As you may or may not be aware new legislation came into force from 1st October 2015 with regards to smoke and carbon monoxide alarms in rented residential properties and there has been some confusion as to the requirements landlords need to take in order to comply with this new legislation.
Although this legislation has been out for nearly 2 years now I still received phone calls from landlords who are either unaware of the recent changes or are aware of them but have concerns that they might not be complying fully.
With the myriad of information available online it is easy to get confused between legislation and opinion.
So below you will find an easy to follow guide that will hopefully answer some of the common concerns and misconceptions on how to comply with the law and keep your property as safe as possible for your tenants.
Who does it apply to?
The law applies to all landlords renting residential accommodation that are let to one or more tenants occupying all or part of the property as their only or main place to live after the 1st October 2015.
What do I need to do to comply?
Landlords will have to ensure that a smoke alarm is fitted on every floor of their property where there is a room used wholly or partly as living accommodation.
Under this law, a bathroom or lavatory is classed as a room used for living accommodation and a room also covers halls, landings and stairways.
For instance, for maisonettes or flats above another premise where the flat is on the first floor but you enter via stairs on the ground floor a smoke alarm will be required in the stairwell.
Carbon Monoxide Alarm
Landlords also have to put a carbon monoxide alarm in any room where a solid fuel is burnt, such as wood, coal or biomass and includes open fires. It does not include gas, oil or LPG.
It should be noted however that we would always recommend having a carbon monoxide alarm fitted where any gas boiler is present as although boilers have to be legally checked on an annual basis for safety, mechanical failure can occur at any in the year between checks and lead to a deadly escape of Carbon monoxide.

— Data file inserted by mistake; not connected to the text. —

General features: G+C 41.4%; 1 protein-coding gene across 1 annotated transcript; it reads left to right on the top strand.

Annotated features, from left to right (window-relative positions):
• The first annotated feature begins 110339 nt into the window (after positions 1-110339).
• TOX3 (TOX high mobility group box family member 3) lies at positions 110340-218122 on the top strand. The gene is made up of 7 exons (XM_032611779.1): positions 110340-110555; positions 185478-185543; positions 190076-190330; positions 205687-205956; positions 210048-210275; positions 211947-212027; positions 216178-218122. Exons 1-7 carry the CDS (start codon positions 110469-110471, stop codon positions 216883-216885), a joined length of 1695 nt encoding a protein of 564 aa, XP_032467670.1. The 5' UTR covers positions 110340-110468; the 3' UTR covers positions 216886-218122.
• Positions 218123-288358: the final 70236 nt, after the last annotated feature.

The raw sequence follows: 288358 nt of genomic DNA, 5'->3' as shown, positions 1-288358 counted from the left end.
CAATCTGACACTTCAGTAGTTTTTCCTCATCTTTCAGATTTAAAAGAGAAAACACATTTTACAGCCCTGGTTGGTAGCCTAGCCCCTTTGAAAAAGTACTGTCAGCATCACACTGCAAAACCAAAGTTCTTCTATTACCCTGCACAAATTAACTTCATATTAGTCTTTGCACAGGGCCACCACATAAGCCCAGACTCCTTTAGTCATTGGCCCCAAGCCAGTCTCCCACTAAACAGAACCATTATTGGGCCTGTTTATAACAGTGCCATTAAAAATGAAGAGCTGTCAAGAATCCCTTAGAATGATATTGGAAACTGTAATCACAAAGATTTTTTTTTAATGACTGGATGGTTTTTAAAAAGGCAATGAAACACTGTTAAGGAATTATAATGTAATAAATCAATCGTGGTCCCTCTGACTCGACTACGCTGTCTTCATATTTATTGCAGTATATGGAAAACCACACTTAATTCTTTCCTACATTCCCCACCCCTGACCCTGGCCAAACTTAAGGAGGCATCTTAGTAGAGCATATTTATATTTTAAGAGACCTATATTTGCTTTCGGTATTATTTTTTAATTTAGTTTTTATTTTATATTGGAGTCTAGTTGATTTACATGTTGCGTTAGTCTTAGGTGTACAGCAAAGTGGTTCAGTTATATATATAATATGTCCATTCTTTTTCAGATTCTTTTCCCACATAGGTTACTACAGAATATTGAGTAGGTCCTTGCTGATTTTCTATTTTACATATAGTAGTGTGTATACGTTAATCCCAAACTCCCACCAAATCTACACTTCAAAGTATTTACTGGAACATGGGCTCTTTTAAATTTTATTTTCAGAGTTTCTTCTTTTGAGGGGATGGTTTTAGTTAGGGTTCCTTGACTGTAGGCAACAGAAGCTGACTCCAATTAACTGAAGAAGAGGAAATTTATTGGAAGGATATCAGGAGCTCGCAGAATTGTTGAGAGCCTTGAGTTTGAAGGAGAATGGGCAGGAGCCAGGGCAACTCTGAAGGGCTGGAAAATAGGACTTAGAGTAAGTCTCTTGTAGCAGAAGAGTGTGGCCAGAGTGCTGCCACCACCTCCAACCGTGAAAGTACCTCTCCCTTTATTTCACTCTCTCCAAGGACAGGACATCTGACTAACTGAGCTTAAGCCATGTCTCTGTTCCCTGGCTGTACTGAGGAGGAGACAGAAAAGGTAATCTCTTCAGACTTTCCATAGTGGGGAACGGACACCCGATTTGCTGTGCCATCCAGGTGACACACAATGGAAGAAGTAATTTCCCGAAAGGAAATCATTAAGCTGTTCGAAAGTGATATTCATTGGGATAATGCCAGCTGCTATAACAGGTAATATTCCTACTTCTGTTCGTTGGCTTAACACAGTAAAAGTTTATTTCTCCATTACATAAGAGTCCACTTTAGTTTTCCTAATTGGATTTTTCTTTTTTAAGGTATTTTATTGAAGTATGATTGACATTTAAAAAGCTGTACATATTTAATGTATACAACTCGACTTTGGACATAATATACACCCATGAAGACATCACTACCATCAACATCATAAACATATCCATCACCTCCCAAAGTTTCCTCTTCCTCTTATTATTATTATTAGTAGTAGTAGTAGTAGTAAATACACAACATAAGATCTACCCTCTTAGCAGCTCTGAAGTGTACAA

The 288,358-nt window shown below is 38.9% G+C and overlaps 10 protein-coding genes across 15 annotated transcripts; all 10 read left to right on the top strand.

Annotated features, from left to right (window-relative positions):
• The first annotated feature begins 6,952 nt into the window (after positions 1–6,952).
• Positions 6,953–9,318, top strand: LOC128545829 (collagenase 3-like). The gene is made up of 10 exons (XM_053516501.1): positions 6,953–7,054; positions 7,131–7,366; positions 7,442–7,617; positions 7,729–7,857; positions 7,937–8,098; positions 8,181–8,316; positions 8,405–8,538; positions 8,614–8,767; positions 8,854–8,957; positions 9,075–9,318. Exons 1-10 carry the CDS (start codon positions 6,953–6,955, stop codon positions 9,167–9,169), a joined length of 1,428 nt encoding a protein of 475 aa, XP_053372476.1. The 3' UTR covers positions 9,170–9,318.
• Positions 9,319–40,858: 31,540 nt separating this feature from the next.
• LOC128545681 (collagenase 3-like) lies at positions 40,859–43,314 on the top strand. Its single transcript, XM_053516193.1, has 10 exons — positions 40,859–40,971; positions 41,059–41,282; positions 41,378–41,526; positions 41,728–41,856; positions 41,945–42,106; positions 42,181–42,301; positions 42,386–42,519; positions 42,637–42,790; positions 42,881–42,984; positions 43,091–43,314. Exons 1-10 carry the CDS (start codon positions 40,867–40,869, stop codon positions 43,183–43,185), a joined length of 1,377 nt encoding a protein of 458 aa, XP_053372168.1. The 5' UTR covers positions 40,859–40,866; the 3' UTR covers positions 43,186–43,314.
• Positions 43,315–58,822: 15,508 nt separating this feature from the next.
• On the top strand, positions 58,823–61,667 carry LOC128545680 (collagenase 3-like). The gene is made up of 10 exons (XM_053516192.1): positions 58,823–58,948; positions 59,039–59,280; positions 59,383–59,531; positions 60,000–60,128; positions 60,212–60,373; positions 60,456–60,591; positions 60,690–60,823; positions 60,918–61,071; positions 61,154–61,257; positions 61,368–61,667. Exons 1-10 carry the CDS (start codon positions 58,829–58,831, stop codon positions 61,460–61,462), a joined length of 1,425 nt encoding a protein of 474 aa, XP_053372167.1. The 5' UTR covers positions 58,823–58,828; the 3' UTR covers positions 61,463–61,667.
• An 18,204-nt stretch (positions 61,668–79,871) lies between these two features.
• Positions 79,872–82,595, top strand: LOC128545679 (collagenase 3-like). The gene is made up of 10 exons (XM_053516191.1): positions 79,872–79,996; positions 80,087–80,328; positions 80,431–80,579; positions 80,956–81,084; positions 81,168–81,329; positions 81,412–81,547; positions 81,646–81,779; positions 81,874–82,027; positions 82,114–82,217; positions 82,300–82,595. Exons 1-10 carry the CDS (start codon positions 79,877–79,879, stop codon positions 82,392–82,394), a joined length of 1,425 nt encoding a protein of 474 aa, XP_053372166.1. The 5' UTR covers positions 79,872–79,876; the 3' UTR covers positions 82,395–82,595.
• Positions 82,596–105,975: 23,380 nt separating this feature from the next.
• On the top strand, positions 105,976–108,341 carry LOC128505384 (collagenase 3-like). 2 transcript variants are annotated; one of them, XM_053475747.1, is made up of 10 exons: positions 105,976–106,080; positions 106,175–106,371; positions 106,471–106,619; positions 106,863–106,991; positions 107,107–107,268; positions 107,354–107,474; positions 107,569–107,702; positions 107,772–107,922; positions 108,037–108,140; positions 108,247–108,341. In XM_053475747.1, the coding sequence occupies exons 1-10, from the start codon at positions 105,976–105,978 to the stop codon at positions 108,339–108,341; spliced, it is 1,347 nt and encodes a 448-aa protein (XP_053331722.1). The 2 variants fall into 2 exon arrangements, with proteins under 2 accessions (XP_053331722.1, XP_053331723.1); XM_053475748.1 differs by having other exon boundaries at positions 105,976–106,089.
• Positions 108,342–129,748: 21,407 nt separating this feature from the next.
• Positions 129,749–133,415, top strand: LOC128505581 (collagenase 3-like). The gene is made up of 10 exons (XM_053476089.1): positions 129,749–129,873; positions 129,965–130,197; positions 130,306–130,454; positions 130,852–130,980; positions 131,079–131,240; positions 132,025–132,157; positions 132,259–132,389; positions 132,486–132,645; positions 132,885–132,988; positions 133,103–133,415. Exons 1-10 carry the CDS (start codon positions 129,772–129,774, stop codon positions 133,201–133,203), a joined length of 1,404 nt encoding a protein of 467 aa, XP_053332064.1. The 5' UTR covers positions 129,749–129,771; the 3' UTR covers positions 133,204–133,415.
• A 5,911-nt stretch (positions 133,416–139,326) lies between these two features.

Additionally, along with installing the alarms, landlords are then required to ensure that the alarms work at the start of each new tenancy; for example, by pressing the test button until the alarm beeps. This will ensure that the alarms were working at the start of the tenancy should it ever be called into question by the local authority.
With this in mind it is advisable to get the tenant to sign a receipt confirming the smoke and carbon monoxide alarms are working at the start of their tenancy or ensure it is in the inventory at check-in which is signed by the tenant.
During the tenancy however, it is a tenant’s responsibility to ensure the alarms work and it is their responsibility to change the batteries during the tenancy.
However, should the alarms become faulty during the tenancy landlords are still responsible for replacing them.
In addition, landlords do not need to check the alarms when a tenancy is renewed under the same conditions i.e. for the same premises by the same landlord to the same tenant and It does not include a periodic statutory tenancy which starts following the end of a shorthold tenancy.
Local authorities will be responsible for enforcing the new rules. If the local authority thinks that a landlord has not implemented the new rules correctly they will issue a notice advising the landlord what they need to do to resolve the problem. The local authority must give the notice within 21 days from when they believe that the landlord has breached the rules.
The landlord has 28 days to respond and/or make good what is needed to comply with the regulations.
NOTE: Landlords cannot be held responsible if they can show that they have taken reasonable steps to comply with the rules but cannot enforce the changes, such as if a tenant refuses to allow for the work to be done.
What are the penalties for non-compliance?
If landlords do not take action, the local authority can arrange for the required work to be carried out (with the consent of the occupier) to ensure that tenants are protected.
Local housing authorities also have the right to impose a fixed penalty charge of up to £5,000 on landlords who do not comply with the rules.
I still have questions?
It’s understandable, as a professional agent we have had 2 years to unpick the muddle of information that was initially proposed, eventually agreed upon and then amended again before it became law and we were then able to fully get to grips with fact vs fiction.
If you have questions or concerns then feel free to give us a call and we would be happy to talk you through the details.
For the landlords that already enjoy the benefit of our fully managed service and are wondering about your properties, don’t worry, although you may not know it; we here at Dacks have been ensuring that your properties have been complying since this regulation came in force.